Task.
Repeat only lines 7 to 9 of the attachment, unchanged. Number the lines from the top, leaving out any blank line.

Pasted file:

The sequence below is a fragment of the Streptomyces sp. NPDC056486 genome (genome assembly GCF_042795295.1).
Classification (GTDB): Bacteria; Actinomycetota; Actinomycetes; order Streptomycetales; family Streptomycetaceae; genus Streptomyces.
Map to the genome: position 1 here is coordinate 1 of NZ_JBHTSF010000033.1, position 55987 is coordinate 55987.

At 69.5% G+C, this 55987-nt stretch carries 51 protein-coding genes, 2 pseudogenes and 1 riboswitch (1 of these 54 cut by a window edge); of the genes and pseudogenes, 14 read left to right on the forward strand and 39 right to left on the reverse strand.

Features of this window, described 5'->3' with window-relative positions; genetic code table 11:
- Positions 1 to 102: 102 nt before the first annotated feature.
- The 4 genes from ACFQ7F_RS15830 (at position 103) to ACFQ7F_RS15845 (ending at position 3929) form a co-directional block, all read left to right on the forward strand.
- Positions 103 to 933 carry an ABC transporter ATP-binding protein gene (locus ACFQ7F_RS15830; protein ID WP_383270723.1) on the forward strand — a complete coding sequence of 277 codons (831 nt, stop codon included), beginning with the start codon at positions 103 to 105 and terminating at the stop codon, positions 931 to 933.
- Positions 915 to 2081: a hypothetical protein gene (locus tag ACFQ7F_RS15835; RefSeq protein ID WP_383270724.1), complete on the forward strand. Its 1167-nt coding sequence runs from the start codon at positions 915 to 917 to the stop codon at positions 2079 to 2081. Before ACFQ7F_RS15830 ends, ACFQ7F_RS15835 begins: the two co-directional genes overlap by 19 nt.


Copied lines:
- The 4 genes from ACFQ7F_RS15830 (at position 103) to ACFQ7F_RS15845 (ending at position 3929) form a co-directional block, all read left to right on the forward strand.
- Positions 103 to 933 carry an ABC transporter ATP-binding protein gene (locus ACFQ7F_RS15830; protein ID WP_383270723.1) on the forward strand — a complete coding sequence of 277 codons (831 nt, stop codon included), beginning with the start codon at positions 103 to 105 and terminating at the stop codon, positions 931 to 933.
- Positions 915 to 2081: a hypothetical protein gene (locus tag ACFQ7F_RS15835; RefSeq protein ID WP_383270724.1), complete on the forward strand. Its 1167-nt coding sequence runs from the start codon at positions 915 to 917 to the stop codon at positions 2079 to 2081. Before ACFQ7F_RS15830 ends, ACFQ7F_RS15835 begins: the two co-directional genes overlap by 19 nt.